Classic U.S. Ultras: The Vermont 100 Mile

A look at the history of the Vermont 100 Mile.

By on July 24, 2020 | Comments

AJW's Taproom[Author’s Note: This is the fifth article in a six-part monthly series on classic American ultramarathons. Once a month from March through August, I profile a race and share a bit of its lore and history. Here is part one on the Way Too Cool 50k, part two on the Zane Grey 50 Milepart three on the Massanutten Mountain Trails 100 Mile, and part four on the Highlands Sky 40 MileI hope you enjoy them!]

Back in the late 1970s, a group of equestrian riders created a 100-mile endurance ride within the state of Vermont. Traversing the gravel paths and trails of the southeastern of the of the state, the ride became one of the most popular in the country. In 1989, Steve Rojek, a local equestrian and owner of Smoke Rise Farm near the start of the ride, approached Laura Farrell, a runner and rider from the area, and asked if she wanted to run the horse race course on foot. Farrell was a logical candidate as she had completed both the Tevis Cup Endurance Ride equestrian event and the Western States 100 running race back in 1982. From there, the Vermont 100 Mile was born.

For the next 15 years, the Vermont 100 started and finished at the Rojeks’ beautiful farm, and Laura Farrell served as the race director. The Vermont 100 is unique in that the entire event is supported by Vermont Adaptive Ski and Sports, an organization Farrell founded in 1987.

Current race director Amy Rusiecki is particularly proud of the long-time relationship with Vermont Adaptive, “We have been inclusive of adaptive athletes ever since our founding. In fact, for the past three years I have had the pleasure of guiding blind runners from the start for 15 or 20 miles. It is one of the parts of the race I am most proud of.”

After running the race six times between 2009 and 2014, Rusiecki became the logical choice to become the RD when previous director Julia Hutchinson stepped down in 2014. Hutchinson had assumed the reins from her late father Jim, himself a long-time Vermont Adaptive volunteer, after his unexpected death in 2008.

Rusiecki notes two aspects of the race, in particular, that make it unique, “First, it is the only 100 miler in which the runners still run with the horses. In that way it has strong connection to the roots of the sport. Second, as the course travels through nine different communities and at least 60 separate pieces of private property, it is a supreme logistical undertaking.”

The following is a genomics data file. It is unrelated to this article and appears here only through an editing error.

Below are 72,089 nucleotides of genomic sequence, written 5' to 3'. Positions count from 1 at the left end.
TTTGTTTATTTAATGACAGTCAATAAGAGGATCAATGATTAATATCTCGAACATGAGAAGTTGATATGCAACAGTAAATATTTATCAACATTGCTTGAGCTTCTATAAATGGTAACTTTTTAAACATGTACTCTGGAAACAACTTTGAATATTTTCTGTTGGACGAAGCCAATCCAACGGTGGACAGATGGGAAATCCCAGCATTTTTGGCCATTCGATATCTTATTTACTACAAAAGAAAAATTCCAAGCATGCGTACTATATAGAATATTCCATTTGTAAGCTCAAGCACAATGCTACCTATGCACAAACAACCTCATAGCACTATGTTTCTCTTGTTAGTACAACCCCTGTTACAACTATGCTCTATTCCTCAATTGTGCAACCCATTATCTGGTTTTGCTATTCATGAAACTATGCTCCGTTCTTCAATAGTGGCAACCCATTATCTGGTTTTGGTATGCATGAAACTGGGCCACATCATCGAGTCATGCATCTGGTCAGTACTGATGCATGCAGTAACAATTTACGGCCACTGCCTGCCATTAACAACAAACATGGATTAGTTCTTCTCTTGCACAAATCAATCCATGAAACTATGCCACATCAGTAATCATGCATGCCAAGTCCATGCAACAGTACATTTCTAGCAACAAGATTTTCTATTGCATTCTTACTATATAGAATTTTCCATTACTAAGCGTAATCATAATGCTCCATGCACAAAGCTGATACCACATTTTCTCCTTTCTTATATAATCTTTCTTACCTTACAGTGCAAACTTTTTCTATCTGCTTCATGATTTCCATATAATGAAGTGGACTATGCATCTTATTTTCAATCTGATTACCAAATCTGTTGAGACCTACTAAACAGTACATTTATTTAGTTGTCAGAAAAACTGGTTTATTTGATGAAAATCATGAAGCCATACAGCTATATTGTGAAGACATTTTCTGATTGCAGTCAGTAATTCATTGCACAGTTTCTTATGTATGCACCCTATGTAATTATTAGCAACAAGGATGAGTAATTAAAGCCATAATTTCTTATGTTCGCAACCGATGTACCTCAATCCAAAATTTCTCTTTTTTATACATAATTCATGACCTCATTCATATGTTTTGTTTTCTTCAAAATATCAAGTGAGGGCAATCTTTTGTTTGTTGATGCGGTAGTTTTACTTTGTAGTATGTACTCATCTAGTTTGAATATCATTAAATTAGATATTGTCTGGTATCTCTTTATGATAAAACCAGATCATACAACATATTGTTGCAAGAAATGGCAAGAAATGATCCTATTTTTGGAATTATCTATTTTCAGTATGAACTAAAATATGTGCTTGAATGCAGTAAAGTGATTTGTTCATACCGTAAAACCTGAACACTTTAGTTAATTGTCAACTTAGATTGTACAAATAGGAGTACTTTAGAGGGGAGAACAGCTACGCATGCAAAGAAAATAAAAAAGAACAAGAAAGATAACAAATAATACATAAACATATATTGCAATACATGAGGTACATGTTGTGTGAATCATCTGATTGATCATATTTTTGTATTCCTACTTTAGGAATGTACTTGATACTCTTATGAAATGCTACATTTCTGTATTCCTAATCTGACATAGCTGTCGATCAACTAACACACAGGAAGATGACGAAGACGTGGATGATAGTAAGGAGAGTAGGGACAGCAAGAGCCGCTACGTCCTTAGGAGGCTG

Rusiecki manages all of those challenges with a logistics committee who works with local communities and landowners to keep the race operational. In addition, under Rusiecki’s leadership, most of the aid stations are run by regional running clubs and these groups are given a great deal of autonomy in designing and supplying their aid stations.

“We’ve been able to maintain the old-school vibe of the past while adapting to the growth in the sport and in our race. We want to provide a meaningful experience but not be stuck in the past.” Rusiecki says.

The Vermont 100 course is sneaky hard. While over 70 miles of the race take place on the ubiquitous rolling gravel roads that characterize southeastern Vermont, the trail sections can be muddy, rutted, and overgrown. And, with some 17,000 feet of vertical gain, Vermont is certainly not an “easy” 100 miler as some have claimed over the years.

For me, having run Vermont five times, I find that it is a perfect event for the region. Known for pastoral countryside and a fierce spirit of independence, the race, like the region, is an authentic reflection of Vermont culture. Each time I have been there, as a runner and crew, I have been impressed with the good, old-fashioned hospitality that is imbued into all aspects of the event. While there was no Vermont 100 in 2020 due to the COVID-19 pandemic, I am confident that the race will come back better than ever in 2021.

Bottoms up!

AJW’s Beer of the Week

This week’s Beer of the Week comes from Hill Farmstead Brewery in Greensboro Bend, Vermont. Their unfiltered German-style Helles lager, Marie, is a light and crispy lager that is slightly hazy and surprisingly rich. Hill Farmstead is one of the top breweries in the country and Marie is certainly one of their first-rate offerings.

Call for Comments 

If you’ve run the Vermont 100 Mile, leave a comment to share your experience!

Runner Kyle Robidoux (center) with guides Cassiah Sahn (right) and race director Amy Rusiecki (left) at Jenne Farm. All photos: Vermont 100 Mile

Runner Jenny Hoffman alongside a rider on Sound of Music Hill.

John Geesler, a 28-time Vermont 100 Mile finisher, crossing the Taftsville Bridge.

Andy Jones-Wilkins

Andy Jones-Wilkins is an educator by day and has been the author of AJW’s Taproom at iRunFar for over 11 years. A veteran of over 190 ultramarathons, including 38 100-mile races, Andy has run some of the most well-known ultras in the United States. Of particular note are his 10 finishes at the Western States 100, which included 7 times finishing in the top 10. Andy lives with his wife, Shelly, and Josey, the dog, and is the proud parent of three sons, Carson, Logan, and Tully.